So I set out to explain to partners, including the President, that UNDP can continue to serve as their development partner only if the Government assumes a larger financial responsibility with the Country Office.

In our outreach we emphasized the values we bring:

  • strategic policy advice based on development experience in other countries;
  • successful implementation solutions tested in other countries; and
  • access to the global development system.

At the same time, internally, we were changing our own attitude. We had to stop behaving like a donor and adopt instead a partnering, client-oriented approach. We began to operate as an advisor and development services provider.

Through keeping up high-quality work, timely delivery of results, and changing our mind-frame, we were able to engage the Government. The portfolio of activities co-financed by the Government gradually increased from zero to more than $15 million over the next few years, which enables us to implement a robust development portfolio addressing critical social, economic and environmental issues in Kazakhstan.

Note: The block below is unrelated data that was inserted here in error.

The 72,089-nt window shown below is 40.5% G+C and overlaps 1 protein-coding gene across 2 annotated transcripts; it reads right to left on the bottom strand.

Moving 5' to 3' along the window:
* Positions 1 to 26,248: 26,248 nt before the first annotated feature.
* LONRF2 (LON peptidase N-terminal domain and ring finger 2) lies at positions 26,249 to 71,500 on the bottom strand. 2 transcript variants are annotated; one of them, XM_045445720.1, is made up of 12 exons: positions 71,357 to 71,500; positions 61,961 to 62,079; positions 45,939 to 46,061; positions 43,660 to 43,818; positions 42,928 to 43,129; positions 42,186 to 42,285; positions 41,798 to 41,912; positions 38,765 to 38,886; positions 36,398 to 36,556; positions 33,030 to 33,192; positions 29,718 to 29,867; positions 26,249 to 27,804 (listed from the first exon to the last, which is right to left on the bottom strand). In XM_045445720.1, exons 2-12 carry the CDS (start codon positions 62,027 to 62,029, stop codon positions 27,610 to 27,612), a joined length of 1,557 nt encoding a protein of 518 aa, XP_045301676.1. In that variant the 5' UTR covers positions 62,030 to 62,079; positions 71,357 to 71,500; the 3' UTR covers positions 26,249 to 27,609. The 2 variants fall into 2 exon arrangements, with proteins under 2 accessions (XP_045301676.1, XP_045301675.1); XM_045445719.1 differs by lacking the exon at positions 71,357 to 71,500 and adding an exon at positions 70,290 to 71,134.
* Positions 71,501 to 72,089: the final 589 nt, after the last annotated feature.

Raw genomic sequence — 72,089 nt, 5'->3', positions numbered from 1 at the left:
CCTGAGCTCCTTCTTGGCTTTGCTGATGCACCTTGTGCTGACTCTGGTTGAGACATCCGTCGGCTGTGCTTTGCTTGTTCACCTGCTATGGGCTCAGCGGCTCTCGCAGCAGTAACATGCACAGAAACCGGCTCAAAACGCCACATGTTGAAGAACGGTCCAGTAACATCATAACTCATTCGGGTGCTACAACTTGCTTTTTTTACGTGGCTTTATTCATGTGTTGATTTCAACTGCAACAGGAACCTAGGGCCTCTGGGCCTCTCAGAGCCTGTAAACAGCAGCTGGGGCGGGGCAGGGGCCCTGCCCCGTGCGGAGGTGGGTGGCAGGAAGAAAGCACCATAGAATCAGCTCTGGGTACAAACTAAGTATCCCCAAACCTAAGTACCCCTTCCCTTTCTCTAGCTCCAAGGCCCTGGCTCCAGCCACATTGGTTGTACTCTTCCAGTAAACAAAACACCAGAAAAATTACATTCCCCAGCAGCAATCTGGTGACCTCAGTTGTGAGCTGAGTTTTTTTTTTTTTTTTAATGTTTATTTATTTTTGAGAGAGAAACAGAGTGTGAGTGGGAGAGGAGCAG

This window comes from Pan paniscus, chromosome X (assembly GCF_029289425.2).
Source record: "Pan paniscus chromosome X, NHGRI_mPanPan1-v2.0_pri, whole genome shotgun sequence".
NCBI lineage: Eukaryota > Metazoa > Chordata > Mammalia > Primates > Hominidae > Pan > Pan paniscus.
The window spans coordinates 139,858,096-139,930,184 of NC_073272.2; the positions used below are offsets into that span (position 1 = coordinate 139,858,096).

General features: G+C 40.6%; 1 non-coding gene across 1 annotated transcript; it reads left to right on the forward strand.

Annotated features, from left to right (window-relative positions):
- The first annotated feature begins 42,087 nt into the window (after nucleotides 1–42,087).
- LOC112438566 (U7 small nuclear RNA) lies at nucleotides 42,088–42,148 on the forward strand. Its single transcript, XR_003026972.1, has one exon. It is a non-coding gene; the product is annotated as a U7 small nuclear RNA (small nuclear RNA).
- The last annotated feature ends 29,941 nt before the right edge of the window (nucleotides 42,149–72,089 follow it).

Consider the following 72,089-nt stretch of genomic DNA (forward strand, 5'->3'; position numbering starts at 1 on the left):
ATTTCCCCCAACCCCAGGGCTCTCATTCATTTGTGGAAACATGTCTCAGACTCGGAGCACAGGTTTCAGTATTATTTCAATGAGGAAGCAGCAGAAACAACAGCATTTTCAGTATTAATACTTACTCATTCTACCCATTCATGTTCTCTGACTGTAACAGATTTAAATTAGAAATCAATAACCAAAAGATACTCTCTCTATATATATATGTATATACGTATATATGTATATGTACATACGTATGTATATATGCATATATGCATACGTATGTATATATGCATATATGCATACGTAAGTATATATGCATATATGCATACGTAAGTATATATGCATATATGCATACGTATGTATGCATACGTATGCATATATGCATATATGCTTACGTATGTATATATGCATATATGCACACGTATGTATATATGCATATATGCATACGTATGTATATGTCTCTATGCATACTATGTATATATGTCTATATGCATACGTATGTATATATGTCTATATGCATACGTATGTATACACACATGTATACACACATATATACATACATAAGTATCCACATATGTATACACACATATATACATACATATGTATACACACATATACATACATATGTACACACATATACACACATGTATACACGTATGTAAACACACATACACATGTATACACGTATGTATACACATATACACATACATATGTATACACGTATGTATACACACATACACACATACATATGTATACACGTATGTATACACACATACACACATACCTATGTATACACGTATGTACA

There is a remarkable development story to be told about Asia-Pacific. The region’s GDP has increased from about 10 percent of the global figure in 1950’s to nearly 40 percent today.

The number of people living in poverty in the region decreased from one billion to 300 million in the past 15 years.

As a result of the progress, traditional donors began to cut the Official Development Assistance, or ODA, to the growing number of middle-income countries in Asia-Pacific.

Yet significant challenges remain. Rising inequality, rapid urbanization, aging population, migration, extremism, and environmental degradation require sophisticated solutions.

Governments and development partners expected UNDP to contribute to the solutions.

However, when I became the director for UNDP in Asia-Pacific in 2013, all 24 Country Offices were in a similar situation as the one UNDP Kazakhstan was in when I arrived in Almaty years before.